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A quick guide to managing calibration. What is it? How often? What should be calibrated? Keeping records and what to do when your equipment fails calibration.


What is Calibration?

Calibration is the process where you confirm that your measurements are true. This is usually done by measuring a standard and ensuring that the error is less than the requirement amount.

Take calibration of a scale for example. A standard weight is known to be 5.000g. Your measurement is 5.05g This means your error is 0.05g. Depending on the accuracy required, this may mean pass or fail. A required tolerance of +/- 0.02g means the scale has failed calibration. A tolerance of +/- 0.10g means the scale has passed. The tolerance of measuring equipment is set by the manufacturer, but is also determined by your process requirements.

A real calibration will test the measuring equipment over a range of measurements – either the full range of the instrument or the range over which it will be used.


The image below is from a short video (~12mins) made many years ago by the US Navy on ‘Why Calibrate?’

The video covers why it is important to measure output (cannonballs, in this case), why you need to calibrate your measuring equipment, and some of the consequences of failing to do so. It also explains how calibrations are traceable back to a reference standard.


Equipment degrades over time and must be re-calibrated periodically.

Imagine that you have a simple go/no-go gauge to determine the conformance of an item.

Over time the gauge will wear, and will perhaps show more components as ‘good’. It might appear that production is improving, when in fact, the gauge is simply out of calibration. (The reverse is also possible, depending on the gauge.)

How often?

The interval between re-calibration is determined by a number of factors:

  • manufacturer recommendations
  • operating environment
  • accuracy requirements
  • how long the instrument historically stays ‘true’

What needs calibration?

Not all companies need to calibrate and for those that do, not everything will require calibration.

Obviously, if you don’t use measurement and test equipment (e.g. a labour hire company) then you won’t need to calibrate. These companies can claim an exception to this part of the standard if they are seeking certification to ISO 9001.

To determine which equipment must be calibrated, there are a number of things to consider:

  • Is it required by the customer? e.g. In Australia, the Civil Aviation Safety Authority (CASA) requires calibration of all equipment used to determine whether a component satisfies requirements for return to service.
  • Is it required by the product specifications? e.g., If measurements must be within tolerances, then you will need to calibrate your equipment to be sure that your measurements are true.
  • What are the consequences of the measurements being wrong? e.g., accepting bad components, processing returns, rework, rejecting good components, increasing the difficulty of further processes, unhappy customers, etc. These costs can far exceed the costs of calibration.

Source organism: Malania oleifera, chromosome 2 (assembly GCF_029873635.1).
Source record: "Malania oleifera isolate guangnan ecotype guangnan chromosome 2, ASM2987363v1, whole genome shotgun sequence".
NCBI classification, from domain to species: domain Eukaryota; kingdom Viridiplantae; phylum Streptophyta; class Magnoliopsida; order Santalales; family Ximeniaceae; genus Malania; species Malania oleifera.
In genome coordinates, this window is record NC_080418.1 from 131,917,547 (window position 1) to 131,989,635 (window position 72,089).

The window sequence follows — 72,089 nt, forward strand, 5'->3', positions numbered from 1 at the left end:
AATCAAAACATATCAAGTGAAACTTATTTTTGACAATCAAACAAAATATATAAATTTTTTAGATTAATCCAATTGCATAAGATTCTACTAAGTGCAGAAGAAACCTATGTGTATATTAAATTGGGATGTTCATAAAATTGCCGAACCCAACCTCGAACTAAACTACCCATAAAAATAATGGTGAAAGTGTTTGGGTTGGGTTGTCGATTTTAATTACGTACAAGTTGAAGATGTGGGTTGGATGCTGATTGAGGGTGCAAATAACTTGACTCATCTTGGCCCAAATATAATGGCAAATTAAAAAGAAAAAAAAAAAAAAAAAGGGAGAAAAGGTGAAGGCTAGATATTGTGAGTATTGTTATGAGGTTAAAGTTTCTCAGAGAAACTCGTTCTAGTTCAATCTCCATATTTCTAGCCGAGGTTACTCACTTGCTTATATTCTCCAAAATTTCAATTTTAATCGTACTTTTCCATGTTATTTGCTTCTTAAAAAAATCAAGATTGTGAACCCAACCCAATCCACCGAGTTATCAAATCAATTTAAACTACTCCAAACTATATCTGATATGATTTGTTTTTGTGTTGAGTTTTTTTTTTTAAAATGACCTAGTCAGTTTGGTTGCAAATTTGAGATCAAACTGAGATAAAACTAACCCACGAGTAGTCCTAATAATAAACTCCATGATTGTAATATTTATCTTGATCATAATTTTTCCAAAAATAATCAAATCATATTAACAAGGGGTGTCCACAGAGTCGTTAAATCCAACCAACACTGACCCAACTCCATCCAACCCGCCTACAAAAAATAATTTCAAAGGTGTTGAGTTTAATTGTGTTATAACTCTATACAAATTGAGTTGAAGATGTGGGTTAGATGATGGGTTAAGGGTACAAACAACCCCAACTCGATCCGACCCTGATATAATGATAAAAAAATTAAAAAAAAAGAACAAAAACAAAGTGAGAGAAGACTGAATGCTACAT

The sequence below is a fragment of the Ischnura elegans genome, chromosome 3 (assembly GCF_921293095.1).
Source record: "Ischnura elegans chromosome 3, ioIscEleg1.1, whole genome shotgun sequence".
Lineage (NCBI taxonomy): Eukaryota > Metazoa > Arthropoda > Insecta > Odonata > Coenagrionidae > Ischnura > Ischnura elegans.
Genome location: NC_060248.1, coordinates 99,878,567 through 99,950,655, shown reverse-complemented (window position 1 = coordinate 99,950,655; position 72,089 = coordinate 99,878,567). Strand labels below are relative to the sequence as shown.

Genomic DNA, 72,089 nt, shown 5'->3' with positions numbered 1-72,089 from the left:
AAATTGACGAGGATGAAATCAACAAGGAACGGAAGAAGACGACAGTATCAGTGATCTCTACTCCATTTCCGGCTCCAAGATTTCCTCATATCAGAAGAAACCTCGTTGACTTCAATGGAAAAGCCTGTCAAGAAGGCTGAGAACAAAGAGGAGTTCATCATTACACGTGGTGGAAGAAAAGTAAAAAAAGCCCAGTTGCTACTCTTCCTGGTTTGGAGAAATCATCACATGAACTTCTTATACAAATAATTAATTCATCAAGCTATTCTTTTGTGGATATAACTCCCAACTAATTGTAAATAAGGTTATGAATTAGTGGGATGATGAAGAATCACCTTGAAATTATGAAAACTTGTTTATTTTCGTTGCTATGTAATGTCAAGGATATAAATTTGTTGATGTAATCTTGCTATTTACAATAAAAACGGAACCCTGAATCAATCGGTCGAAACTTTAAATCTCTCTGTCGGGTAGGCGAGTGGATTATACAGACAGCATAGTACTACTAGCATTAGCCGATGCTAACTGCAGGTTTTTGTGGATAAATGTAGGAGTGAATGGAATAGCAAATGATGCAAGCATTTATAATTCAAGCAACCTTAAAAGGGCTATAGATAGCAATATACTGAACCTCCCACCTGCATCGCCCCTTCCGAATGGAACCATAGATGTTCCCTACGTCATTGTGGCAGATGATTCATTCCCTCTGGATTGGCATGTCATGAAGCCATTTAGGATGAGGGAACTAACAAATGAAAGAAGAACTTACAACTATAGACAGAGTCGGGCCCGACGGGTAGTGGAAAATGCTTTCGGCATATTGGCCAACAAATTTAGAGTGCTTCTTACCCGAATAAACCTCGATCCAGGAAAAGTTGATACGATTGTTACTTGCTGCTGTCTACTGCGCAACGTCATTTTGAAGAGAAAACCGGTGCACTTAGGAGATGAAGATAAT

• What is the cost of calibration and repair compared to the cost of replacing the item? (Note that you will still need to control this equipment and have a way to determine when it is no longer serviceable.)

Where calibration is not required, it is usually good practice to mark the equipment as such.

Keeping records

When you do calibrate, it is important to check the certificate for the results. The receipt of a certificate does not necessarily mean the equipment is good. Some certificates clearly state a pass or fail result. However, others rely on you to decide the result, which depends on the accuracy you actually need. Our lead consultant, Ian Clark, recommends that each certificate be signed to verify that it has been checked prior to storage of the certificate.

In some cases the storage method consists of shoving the certificate into a filing cabinet, never to be looked at again. However, having the calibration history more accessible can be valuable. This information helps you select the optimum calibration frequency, detect ongoing problems, and will reveal when equipment is reaching the end of it’s lifetime. This can be recorded on a paper ‘log’, spreadsheet or database.

In QSToolbox, measurement and test equipment is stored under the Assets section. Calibrations can be scheduled at the required frequency and appear on a central calendar. When maintenance or calibration work is performed, a record is added to the asset. Certificates and other documentation of the work can be uploaded and stored with the record. The history of the instrument is then easily accessible, and individual certificates can easily be retrieved. Here’s more on managing calibration using QSToolbox.


What happens when it fails?

When your equipment fails calibration it is a non-conformance. All the measurements since the last calibration are now suspect. The effects will depend on how critical the measurement is, how badly out of tolerance the equipment is, and how long since the last calibration. It may require corrective action such as re-measurement, rework, product recall.

In QSToolbox, this would be documented in the issue tracker as a non-conformance issue, and the corrective actions recorded as responses.

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